Most of us have encountered HR managers who seemed neither human nor resourceful. Luckily, many of us have also encountered HR managers who helped us through tough situations and made us feel seen. What makes a great HR manager? Here’s a look at five superpowers the very best HR managers have.
When you entered the workforce, family members, teachers, or mentors might have warned you about the dangers of workplace friendships. Forming personal relationships, at work or otherwise, always brings risk. You and your buddy might disagree, and that can lead to conflict. But an increasing body of research shows the benefits of workplace friendships outweigh the risks. Here’s a look at why workplace friendships make a difference, and some ways managers can support them.
Ever wonder why staff members hesitate when you ask them to make a decision? Some aspects of your workplace culture may create unintentional barriers to independent decision-making by employees. But it doesn’t have to stay that way. Here’s how to foster a culture of independent decision-making at your nonprofit.
If employees don’t feel safe sharing their opinions at work, any risk management effort is doomed to fail. It’s not always easy to foster a climate of psychological safety, a shared belief that it’s safe to take interpersonal risks as a team. But it can be done, and it will strengthen every aspect of your nonprofit, including problem-solving and risk management. Here’s how to begin.
The transition from individual contributor to manager can be one of the toughest times in a person’s professional life. Leading others requires skills people might not have developed working independently. But many people can become outstanding managers. New managers’ supervisors play a huge role in their success. Here’s a seven-step plan to help the new managers at your nonprofit make a great transition into managerial roles.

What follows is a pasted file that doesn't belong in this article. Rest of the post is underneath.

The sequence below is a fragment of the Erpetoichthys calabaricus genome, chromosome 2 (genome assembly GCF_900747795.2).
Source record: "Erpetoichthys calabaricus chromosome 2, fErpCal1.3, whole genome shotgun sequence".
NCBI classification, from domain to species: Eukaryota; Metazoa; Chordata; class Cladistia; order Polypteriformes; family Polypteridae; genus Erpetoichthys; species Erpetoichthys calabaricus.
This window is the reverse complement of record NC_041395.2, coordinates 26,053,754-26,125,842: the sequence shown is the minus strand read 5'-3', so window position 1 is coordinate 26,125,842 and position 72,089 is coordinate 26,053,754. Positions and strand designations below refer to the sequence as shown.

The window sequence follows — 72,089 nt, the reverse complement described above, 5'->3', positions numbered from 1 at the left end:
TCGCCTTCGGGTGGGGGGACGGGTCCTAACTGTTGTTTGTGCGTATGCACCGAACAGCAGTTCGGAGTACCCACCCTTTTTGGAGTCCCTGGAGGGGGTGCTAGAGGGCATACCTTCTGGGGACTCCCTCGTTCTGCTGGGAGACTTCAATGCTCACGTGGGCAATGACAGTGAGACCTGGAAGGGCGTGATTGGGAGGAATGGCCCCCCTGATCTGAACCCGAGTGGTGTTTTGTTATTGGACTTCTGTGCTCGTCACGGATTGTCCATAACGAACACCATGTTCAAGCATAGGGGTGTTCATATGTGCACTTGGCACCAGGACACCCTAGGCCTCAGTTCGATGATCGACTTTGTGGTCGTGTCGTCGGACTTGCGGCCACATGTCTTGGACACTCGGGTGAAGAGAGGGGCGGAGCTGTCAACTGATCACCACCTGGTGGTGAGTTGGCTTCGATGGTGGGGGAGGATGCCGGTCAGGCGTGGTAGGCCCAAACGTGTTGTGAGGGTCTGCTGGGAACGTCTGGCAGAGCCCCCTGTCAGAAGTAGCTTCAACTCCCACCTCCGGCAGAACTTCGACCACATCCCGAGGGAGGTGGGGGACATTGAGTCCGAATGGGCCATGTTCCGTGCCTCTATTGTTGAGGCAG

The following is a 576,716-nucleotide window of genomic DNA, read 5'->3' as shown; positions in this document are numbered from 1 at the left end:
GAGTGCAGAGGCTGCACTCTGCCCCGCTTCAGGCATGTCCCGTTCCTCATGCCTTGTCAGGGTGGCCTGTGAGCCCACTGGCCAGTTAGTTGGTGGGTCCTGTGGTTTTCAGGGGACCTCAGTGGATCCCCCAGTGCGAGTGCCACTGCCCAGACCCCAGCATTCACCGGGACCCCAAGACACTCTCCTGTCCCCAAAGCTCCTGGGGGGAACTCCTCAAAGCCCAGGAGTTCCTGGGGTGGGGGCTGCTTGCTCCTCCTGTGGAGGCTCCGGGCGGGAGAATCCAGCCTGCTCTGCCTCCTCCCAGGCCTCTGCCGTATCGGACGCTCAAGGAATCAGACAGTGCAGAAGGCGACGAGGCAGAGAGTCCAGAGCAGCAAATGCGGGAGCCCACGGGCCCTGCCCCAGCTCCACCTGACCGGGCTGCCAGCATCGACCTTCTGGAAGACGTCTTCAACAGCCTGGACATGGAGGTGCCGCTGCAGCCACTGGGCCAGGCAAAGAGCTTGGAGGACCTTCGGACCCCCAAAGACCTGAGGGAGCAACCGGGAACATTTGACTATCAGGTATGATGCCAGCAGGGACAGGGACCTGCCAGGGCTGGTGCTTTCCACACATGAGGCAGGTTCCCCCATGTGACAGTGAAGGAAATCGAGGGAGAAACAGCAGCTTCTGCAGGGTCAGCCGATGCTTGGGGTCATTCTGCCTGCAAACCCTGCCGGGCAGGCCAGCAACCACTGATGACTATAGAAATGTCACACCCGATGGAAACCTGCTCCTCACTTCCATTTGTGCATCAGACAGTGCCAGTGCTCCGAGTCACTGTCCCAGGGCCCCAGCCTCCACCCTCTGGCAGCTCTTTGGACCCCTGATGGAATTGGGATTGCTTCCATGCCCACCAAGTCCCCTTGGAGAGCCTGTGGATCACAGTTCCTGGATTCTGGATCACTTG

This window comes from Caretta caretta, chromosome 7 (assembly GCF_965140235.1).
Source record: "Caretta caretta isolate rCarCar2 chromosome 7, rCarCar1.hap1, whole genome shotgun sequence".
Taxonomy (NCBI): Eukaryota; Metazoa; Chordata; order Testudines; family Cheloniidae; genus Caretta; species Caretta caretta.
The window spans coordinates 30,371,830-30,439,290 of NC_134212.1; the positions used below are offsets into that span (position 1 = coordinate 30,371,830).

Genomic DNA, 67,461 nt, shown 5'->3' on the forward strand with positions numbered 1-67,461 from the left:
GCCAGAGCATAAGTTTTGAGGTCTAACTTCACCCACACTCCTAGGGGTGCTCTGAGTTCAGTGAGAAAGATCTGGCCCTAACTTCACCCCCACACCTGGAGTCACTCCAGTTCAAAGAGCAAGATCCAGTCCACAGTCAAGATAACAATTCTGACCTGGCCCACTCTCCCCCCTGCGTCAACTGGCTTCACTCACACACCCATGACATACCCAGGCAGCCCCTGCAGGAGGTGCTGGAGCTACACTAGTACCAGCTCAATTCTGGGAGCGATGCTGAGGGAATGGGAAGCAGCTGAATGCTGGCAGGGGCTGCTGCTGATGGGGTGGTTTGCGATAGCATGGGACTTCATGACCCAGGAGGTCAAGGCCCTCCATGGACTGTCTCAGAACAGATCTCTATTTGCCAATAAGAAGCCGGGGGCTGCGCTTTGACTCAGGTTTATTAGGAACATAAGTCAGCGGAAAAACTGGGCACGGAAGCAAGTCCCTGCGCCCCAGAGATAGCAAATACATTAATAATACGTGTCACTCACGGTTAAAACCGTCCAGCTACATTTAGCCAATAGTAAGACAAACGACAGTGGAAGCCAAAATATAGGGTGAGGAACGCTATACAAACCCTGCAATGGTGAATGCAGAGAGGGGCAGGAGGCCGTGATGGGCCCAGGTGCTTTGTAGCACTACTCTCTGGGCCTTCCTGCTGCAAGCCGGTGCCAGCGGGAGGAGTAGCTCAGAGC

An often-cited maxim for how to treat people is the Golden Rule: Do unto others as you would have them do unto you. But in our diverse workplaces, our colleagues might want to be treated very differently than we do. Bring a more inclusive approach to your human resources practices by applying the Platinum Rule: Do unto others as they would want done to them. Here are some strategies to do that.
Mentor programs can benefit employee engagement, skills development, and retention. Maybe you’ve wanted to start a mentor program at your nonprofit, but wondered where to begin. Here’s a checklist that will help you create a great mentor program to fit your nonprofit’s needs.
Age diversity can make your nonprofit team more creative and innovative. And if that’s not enough motivation, age discrimination against people over 40 is against the law.* Here are some tips to ensure your hiring is age-inclusive.